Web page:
Photographer: Tim Boyer
Species: Western Grebe
Location: Ocean Shores, WA
Story Behind the Shot: Conventional wisdom used to hold that Western Grebes, with feet far back on their bodies, couldn’t walk on land. Add Boyer’s shot to a growing body of evidence that, while they’re far more agile on water, grebes can toddle along when they need to. Boyer spotted this bird resting on a beach as storm clouds cleared, and nabbed the shot from his vehicle, using bean bags to steady the camera. As the sun drew more beachgoers, the grebe staggered to the water’s edge and swam away.
Photographer: Christopher Schlaf
Species: Wood Duck
Location: Washington Township, MI
Story Behind the Shot: Schlaf is fortunate to have a small lake near his home that hosts a wide variety of waterfowl species. He found this Wood Duck pair there one day and—correctly guessing from its behavior that it was about to take off—locked his camera’s focus on the male. Schlaf’s hunch, coupled with excellent morning light, enabled him to freeze the male’s wings and highlight its rich colors, while also showing the female in crystal-clear focus.
Photographer: Roger van Gelder
Species: Say’s Phoebe
Location: Coronado National Forest, Sierra Vista, AZ
Story Behind the Shot: When he shoots fast-moving birds with his favorite manual-focus lens, van Gelder often ends up with photos of tail feathers and not much else. But he was quick to the draw when a Say’s Phoebe perched briefly in the grass at the historic Brown Canyon Ranch, now part of the Coronado National Forest. The bird was backlit, but the early morning light, which van Gelder had slept in his car to capture, created a mellow golden glow.
Photographer: Dave Shaffer
Species: Pine Grosbeak
Location: Stone Lake, WI
Story Behind the Shot: Gazing out the window of his home while sipping coffee one frigid morning, Shaffer was surprised to see a group of Pine Grosbeaks, rare visitors to his Wisconsin woods. He tucked his pajama bottoms into his boots, threw on a coat, grabbed his camera and tripod, and headed outside. He realized that it was colder than he thought. Way colder: It was 10 below zero. He wasn’t wearing gloves. His breath kept fogging the viewfinder. Luckily, this female grosbeak landed in a nearby spruce. Shaffer held his breath, got the shot, and went back inside for hot coffee.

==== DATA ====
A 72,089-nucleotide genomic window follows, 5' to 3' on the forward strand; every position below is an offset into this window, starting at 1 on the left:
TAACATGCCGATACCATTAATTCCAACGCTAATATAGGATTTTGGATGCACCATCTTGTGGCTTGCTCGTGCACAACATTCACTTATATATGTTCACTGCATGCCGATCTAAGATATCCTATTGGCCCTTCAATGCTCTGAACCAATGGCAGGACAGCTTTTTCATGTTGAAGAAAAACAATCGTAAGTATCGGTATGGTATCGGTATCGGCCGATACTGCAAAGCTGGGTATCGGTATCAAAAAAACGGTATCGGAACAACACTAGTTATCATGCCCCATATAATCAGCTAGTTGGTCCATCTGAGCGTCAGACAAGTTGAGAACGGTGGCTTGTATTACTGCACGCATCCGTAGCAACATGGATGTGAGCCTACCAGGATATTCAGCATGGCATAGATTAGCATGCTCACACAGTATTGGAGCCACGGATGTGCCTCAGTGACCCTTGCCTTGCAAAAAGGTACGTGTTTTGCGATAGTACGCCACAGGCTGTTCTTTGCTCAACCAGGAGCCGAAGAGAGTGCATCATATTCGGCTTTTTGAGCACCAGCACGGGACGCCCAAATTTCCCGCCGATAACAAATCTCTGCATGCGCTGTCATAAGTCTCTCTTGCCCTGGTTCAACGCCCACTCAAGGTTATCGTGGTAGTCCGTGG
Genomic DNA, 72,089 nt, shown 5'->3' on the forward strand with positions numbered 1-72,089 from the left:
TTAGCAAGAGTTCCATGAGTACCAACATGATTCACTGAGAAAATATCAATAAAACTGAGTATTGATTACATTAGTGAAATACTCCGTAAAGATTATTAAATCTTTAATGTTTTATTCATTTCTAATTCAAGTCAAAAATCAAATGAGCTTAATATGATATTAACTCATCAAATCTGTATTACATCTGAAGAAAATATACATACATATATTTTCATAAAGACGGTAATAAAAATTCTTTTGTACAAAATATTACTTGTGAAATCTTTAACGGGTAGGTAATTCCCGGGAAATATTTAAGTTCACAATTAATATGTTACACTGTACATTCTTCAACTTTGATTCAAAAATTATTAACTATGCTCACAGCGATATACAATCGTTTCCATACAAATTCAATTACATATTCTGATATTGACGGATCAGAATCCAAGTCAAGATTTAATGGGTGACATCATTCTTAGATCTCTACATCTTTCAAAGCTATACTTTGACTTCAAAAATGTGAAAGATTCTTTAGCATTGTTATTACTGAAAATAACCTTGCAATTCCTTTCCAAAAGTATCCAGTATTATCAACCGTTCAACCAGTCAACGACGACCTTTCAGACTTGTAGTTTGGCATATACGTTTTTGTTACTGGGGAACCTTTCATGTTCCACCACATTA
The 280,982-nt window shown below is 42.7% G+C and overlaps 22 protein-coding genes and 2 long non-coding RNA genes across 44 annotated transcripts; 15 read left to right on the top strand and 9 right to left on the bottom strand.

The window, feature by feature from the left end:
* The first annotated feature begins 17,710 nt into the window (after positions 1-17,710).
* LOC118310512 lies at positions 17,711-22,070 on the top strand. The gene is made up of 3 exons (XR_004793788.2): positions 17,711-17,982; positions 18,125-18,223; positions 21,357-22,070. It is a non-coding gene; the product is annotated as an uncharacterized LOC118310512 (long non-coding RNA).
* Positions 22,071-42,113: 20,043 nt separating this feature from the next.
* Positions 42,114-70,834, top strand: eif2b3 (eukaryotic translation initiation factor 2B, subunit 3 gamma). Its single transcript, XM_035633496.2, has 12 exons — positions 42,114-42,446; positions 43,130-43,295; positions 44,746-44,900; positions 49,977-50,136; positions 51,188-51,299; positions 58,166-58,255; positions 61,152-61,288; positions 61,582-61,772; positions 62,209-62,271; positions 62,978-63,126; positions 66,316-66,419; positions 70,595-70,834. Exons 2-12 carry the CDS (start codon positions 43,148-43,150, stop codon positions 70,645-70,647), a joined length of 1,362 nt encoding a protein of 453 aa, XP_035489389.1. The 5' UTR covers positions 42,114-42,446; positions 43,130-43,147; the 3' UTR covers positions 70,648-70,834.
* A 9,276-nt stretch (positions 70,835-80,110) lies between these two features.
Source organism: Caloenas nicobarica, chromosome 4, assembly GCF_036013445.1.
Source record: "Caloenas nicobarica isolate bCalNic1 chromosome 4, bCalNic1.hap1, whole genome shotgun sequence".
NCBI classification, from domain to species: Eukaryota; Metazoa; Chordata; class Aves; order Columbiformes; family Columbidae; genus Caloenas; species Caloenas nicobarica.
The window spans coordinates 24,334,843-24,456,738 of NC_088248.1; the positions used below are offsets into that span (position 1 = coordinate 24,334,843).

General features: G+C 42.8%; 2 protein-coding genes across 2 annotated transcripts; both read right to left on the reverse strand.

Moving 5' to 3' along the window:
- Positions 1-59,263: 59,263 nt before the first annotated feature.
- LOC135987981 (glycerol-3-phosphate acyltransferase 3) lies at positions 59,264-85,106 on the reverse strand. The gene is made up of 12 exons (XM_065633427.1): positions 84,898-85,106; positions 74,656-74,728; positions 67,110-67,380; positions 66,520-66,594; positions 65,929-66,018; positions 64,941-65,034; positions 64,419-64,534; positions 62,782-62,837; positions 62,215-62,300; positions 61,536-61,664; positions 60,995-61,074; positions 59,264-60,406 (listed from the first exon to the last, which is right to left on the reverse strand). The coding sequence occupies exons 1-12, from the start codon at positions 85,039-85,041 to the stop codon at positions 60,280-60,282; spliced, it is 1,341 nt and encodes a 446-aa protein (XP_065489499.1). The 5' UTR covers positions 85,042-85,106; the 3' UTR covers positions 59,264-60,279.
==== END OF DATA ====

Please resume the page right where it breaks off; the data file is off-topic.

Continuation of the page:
Photographer: Barb D’Arpino
Species: Burrowing Owl
Location: Cape Coral, FL
Story Behind the Shot: By staying low to the ground and keeping her distance, D’Arpino has been able to document the natural behavior of Burrowing Owls on her regular photography trips to Florida. On this visit, she found a mother tidying up her burrow by kicking sand and debris out of the opening—smack into one of her owlets. D’Arpino wondered why the youngster didn’t flee the line of fire, but was happy to photograph this slapstick scene just as the sun broke over the horizon.
Photographer: Cindy Goeddel
Species: American Dipper
Location: Yellowstone National Park
Story Behind the Shot: Goeddel spends enough time shooting in Yellowstone National Park to know that, on clear September days, twilight paints the LeHardy Rapids stretch of the Yellowstone River in swirls of blue and gold. On one such evening, she found this American Dipper diving and splashing in the rapids. The bird emerged holding a leaf, which it examined closely, turning it 360 degrees in its bill before dropping it in the river and watching it float away.
Photographer: Carol Grenier
Species: Western Grebe
Location: Pyramid Lake, Washoe County, NV
Story Behind the Shot: After a severe drought, an extremely wet winter brought a welcome recharge to many bodies of water in Nevada. Hundreds of pairs of Clark’s and Western Grebes nested in a formerly dry section of Pyramid Lake, but many of their nests flooded before the chicks could hatch. This young Western Grebe survived. Here the adults feed the young bird their soft, downy feathers, which are thought to help providing cushioning against sharp fish bones.
Photographer: Liron Gertsman
Species: Barn Swallow
Location: Stanley Park, Vancouver, British Columbia, Canada
Story Behind the Shot: Before they’re ready to hunt on their own, Barn Swallow fledglings will perch near their nest and wait for their parents to make food deliveries. The adults don’t land, instead hovering briefly to drop insects into a youngster’s mouth. Keeping his distance and hiding behind some foliage, Gertsman was able to photograph this fascinating behavior on a summer morning in Vancouver’s Stanley Park. His photo shows the colorful, dutiful parent in beautiful detail.
Photographer: Mike Timmons
Species: Sedge Wren
Location: Lye Creek Prairie Burn, Crawfordsville, IN
Story Behind the Shot: The Burn, part of the larger Lye Creek Prairie, is a wetland complex surrounded by farm fields. In late summer, Timmons says, “it is wren heaven.” He and his brother arrived at sunrise on a dewy August day and heard wrens calling all around them. This Sedge Wren seemingly forgot that its species is known for skulking unseen through marsh grasses: It perched in plain sight on a cattail and investigated the photographers before resuming more traditional wren-like behavior.